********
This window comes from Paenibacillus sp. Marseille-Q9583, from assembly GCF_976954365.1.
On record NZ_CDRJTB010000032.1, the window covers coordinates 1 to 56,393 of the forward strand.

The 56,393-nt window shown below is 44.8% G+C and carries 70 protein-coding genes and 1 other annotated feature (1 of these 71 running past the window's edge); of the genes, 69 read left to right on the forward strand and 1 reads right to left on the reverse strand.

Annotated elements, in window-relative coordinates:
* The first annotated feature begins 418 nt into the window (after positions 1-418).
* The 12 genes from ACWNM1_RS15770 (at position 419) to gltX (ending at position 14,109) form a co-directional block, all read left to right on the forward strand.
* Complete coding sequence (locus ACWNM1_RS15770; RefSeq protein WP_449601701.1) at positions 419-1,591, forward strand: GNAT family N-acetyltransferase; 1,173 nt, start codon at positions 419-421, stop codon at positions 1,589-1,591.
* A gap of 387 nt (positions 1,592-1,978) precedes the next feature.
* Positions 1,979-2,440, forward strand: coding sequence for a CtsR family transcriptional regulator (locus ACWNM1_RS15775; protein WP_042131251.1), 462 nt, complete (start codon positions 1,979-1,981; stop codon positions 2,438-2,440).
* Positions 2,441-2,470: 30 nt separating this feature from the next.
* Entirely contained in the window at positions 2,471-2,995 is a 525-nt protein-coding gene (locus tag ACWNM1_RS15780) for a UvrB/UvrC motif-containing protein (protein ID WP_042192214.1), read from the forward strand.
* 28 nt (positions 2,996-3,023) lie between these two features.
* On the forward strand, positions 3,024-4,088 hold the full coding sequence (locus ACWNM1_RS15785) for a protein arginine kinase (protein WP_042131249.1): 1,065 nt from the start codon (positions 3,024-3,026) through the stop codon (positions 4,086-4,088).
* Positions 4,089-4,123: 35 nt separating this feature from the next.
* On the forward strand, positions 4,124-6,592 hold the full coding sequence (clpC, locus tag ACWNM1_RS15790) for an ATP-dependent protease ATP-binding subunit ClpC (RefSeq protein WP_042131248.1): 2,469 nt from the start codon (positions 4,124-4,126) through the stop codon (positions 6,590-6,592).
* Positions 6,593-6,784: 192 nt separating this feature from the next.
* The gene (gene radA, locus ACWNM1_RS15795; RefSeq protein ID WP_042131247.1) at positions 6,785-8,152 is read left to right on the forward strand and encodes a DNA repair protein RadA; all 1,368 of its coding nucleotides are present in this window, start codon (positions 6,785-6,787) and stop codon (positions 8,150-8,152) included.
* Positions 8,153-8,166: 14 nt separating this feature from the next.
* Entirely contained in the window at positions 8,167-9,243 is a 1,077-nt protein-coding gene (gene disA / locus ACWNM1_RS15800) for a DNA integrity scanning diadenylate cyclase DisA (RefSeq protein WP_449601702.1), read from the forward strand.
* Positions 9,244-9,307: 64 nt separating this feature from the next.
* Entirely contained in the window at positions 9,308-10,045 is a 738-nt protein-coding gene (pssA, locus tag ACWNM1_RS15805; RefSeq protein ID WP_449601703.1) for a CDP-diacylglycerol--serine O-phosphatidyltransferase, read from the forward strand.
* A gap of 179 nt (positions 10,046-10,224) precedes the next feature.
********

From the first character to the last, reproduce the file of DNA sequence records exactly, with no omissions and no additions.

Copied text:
This window comes from Paenibacillus sp. Marseille-Q9583, from assembly GCF_976954365.1.
On record NZ_CDRJTB010000032.1, the window covers coordinates 1 to 56,393 of the forward strand.

The 56,393-nt window shown below is 44.8% G+C and carries 70 protein-coding genes and 1 other annotated feature (1 of these 71 running past the window's edge); of the genes, 69 read left to right on the forward strand and 1 reads right to left on the reverse strand.

Annotated elements, in window-relative coordinates:
* The first annotated feature begins 418 nt into the window (after positions 1-418).
* The 12 genes from ACWNM1_RS15770 (at position 419) to gltX (ending at position 14,109) form a co-directional block, all read left to right on the forward strand.
* Complete coding sequence (locus ACWNM1_RS15770; RefSeq protein WP_449601701.1) at positions 419-1,591, forward strand: GNAT family N-acetyltransferase; 1,173 nt, start codon at positions 419-421, stop codon at positions 1,589-1,591.
* A gap of 387 nt (positions 1,592-1,978) precedes the next feature.
* Positions 1,979-2,440, forward strand: coding sequence for a CtsR family transcriptional regulator (locus ACWNM1_RS15775; protein WP_042131251.1), 462 nt, complete (start codon positions 1,979-1,981; stop codon positions 2,438-2,440).
* Positions 2,441-2,470: 30 nt separating this feature from the next.
* Entirely contained in the window at positions 2,471-2,995 is a 525-nt protein-coding gene (locus tag ACWNM1_RS15780) for a UvrB/UvrC motif-containing protein (protein ID WP_042192214.1), read from the forward strand.
* 28 nt (positions 2,996-3,023) lie between these two features.
* On the forward strand, positions 3,024-4,088 hold the full coding sequence (locus ACWNM1_RS15785) for a protein arginine kinase (protein WP_042131249.1): 1,065 nt from the start codon (positions 3,024-3,026) through the stop codon (positions 4,086-4,088).
* Positions 4,089-4,123: 35 nt separating this feature from the next.
* On the forward strand, positions 4,124-6,592 hold the full coding sequence (clpC, locus tag ACWNM1_RS15790) for an ATP-dependent protease ATP-binding subunit ClpC (RefSeq protein WP_042131248.1): 2,469 nt from the start codon (positions 4,124-4,126) through the stop codon (positions 6,590-6,592).
* Positions 6,593-6,784: 192 nt separating this feature from the next.
* The gene (gene radA, locus ACWNM1_RS15795; RefSeq protein ID WP_042131247.1) at positions 6,785-8,152 is read left to right on the forward strand and encodes a DNA repair protein RadA; all 1,368 of its coding nucleotides are present in this window, start codon (positions 6,785-6,787) and stop codon (positions 8,150-8,152) included.
* Positions 8,153-8,166: 14 nt separating this feature from the next.
* Entirely contained in the window at positions 8,167-9,243 is a 1,077-nt protein-coding gene (gene disA / locus ACWNM1_RS15800) for a DNA integrity scanning diadenylate cyclase DisA (RefSeq protein WP_449601702.1), read from the forward strand.
* Positions 9,244-9,307: 64 nt separating this feature from the next.
* Entirely contained in the window at positions 9,308-10,045 is a 738-nt protein-coding gene (pssA, locus tag ACWNM1_RS15805; RefSeq protein ID WP_449601703.1) for a CDP-diacylglycerol--serine O-phosphatidyltransferase, read from the forward strand.
* A gap of 179 nt (positions 10,046-10,224) precedes the next feature.